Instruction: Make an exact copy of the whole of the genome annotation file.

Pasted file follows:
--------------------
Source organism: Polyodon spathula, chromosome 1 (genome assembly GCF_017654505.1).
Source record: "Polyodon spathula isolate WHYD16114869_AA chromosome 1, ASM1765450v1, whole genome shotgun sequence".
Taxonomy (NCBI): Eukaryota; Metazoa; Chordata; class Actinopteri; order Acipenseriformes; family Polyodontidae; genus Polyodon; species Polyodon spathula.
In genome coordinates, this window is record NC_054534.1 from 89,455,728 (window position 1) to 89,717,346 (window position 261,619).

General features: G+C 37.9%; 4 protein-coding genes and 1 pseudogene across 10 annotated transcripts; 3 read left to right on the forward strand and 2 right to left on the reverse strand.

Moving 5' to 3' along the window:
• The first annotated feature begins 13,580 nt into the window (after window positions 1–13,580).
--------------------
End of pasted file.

Source organism: Polyodon spathula, chromosome 1 (genome assembly GCF_017654505.1).
Source record: "Polyodon spathula isolate WHYD16114869_AA chromosome 1, ASM1765450v1, whole genome shotgun sequence".
Taxonomy (NCBI): Eukaryota; Metazoa; Chordata; class Actinopteri; order Acipenseriformes; family Polyodontidae; genus Polyodon; species Polyodon spathula.
In genome coordinates, this window is record NC_054534.1 from 89,455,728 (window position 1) to 89,717,346 (window position 261,619).

General features: G+C 37.9%; 4 protein-coding genes and 1 pseudogene across 10 annotated transcripts; 3 read left to right on the forward strand and 2 right to left on the reverse strand.

Moving 5' to 3' along the window:
• The first annotated feature begins 13,580 nt into the window (after window positions 1–13,580).